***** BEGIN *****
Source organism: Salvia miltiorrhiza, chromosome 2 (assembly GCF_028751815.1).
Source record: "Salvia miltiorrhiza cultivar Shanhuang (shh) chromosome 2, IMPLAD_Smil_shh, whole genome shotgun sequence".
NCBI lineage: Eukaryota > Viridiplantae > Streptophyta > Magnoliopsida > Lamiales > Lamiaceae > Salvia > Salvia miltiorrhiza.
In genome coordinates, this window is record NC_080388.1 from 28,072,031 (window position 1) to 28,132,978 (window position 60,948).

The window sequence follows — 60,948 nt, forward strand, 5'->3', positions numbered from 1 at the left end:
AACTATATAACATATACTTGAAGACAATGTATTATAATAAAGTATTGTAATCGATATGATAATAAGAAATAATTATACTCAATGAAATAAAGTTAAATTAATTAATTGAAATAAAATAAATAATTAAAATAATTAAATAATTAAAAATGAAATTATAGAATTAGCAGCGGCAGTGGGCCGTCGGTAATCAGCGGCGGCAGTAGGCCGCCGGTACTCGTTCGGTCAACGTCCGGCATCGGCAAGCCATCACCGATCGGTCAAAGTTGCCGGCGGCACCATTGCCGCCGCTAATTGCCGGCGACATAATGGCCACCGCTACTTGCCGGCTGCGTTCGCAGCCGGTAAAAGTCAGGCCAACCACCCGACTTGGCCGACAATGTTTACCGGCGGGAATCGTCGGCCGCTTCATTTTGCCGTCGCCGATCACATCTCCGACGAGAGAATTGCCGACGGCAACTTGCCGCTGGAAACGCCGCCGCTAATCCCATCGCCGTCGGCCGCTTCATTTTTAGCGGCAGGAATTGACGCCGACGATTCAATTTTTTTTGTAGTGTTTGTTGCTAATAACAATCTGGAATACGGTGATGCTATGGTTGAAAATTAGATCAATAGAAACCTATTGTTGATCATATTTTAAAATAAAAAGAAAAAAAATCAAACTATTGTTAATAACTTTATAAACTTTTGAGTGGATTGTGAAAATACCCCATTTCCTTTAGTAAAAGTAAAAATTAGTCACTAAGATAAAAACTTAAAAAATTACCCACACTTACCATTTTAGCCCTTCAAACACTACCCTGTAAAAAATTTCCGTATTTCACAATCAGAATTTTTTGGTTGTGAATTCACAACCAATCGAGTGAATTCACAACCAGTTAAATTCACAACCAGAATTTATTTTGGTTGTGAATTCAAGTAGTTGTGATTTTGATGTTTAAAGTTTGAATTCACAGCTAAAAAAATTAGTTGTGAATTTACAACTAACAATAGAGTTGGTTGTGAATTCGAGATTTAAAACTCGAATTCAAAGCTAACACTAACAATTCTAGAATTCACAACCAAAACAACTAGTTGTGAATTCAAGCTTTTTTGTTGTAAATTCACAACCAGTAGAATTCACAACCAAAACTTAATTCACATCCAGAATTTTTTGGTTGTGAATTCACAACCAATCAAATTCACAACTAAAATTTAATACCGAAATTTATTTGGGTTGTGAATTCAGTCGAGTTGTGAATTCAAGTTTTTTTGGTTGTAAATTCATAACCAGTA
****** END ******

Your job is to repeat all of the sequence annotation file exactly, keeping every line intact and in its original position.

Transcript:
Source organism: Salvia miltiorrhiza, chromosome 2 (assembly GCF_028751815.1).
Source record: "Salvia miltiorrhiza cultivar Shanhuang (shh) chromosome 2, IMPLAD_Smil_shh, whole genome shotgun sequence".
NCBI lineage: Eukaryota > Viridiplantae > Streptophyta > Magnoliopsida > Lamiales > Lamiaceae > Salvia > Salvia miltiorrhiza.
In genome coordinates, this window is record NC_080388.1 from 28,072,031 (window position 1) to 28,132,978 (window position 60,948).

The window sequence follows — 60,948 nt, forward strand, 5'->3', positions numbered from 1 at the left end:
AACTATATAACATATACTTGAAGACAATGTATTATAATAAAGTATTGTAATCGATATGATAATAAGAAATAATTATACTCAATGAAATAAAGTTAAATTAATTAATTGAAATAAAATAAATAATTAAAATAATTAAATAATTAAAAATGAAATTATAGAATTAGCAGCGGCAGTGGGCCGTCGGTAATCAGCGGCGGCAGTAGGCCGCCGGTACTCGTTCGGTCAACGTCCGGCATCGGCAAGCCATCACCGATCGGTCAAAGTTGCCGGCGGCACCATTGCCGCCGCTAATTGCCGGCGACATAATGGCCACCGCTACTTGCCGGCTGCGTTCGCAGCCGGTAAAAGTCAGGCCAACCACCCGACTTGGCCGACAATGTTTACCGGCGGGAATCGTCGGCCGCTTCATTTTGCCGTCGCCGATCACATCTCCGACGAGAGAATTGCCGACGGCAACTTGCCGCTGGAAACGCCGCCGCTAATCCCATCGCCGTCGGCCGCTTCATTTTTAGCGGCAGGAATTGACGCCGACGATTCAATTTTTTTTGTAGTGTTTGTTGCTAATAACAATCTGGAATACGGTGATGCTATGGTTGAAAATTAGATCAATAGAAACCTATTGTTGATCATATTTTAAAATAAAAAGAAAAAAAATCAAACTATTGTTAATAACTTTATAAACTTTTGAGTGGATTGTGAAAATACCCCATTTCCTTTAGTAAAAGTAAAAATTAGTCACTAAGATAAAAACTTAAAAAATTACCCACACTTACCATTTTAGCCCTTCAAACACTACCCTGTAAAAAATTTCCGTATTTCACAATCAGAATTTTTTGGTTGTGAATTCACAACCAATCGAGTGAATTCACAACCAGTTAAATTCACAACCAGAATTTATTTTGGTTGTGAATTCAAGTAGTTGTGATTTTGATGTTTAAAGTTTGAATTCACAGCTAAAAAAATTAGTTGTGAATTTACAACTAACAATAGAGTTGGTTGTGAATTCGAGATTTAAAACTCGAATTCAAAGCTAACACTAACAATTCTAGAATTCACAACCAAAACAACTAGTTGTGAATTCAAGCTTTTTTGTTGTAAATTCACAACCAGTAGAATTCACAACCAAAACTTAATTCACATCCAGAATTTTTTGGTTGTGAATTCACAACCAATCAAATTCACAACTAAAATTTAATACCGAAATTTATTTGGGTTGTGAATTCAGTCGAGTTGTGAATTCAAGTTTTTTTGGTTGTAAATTCATAACCAGTA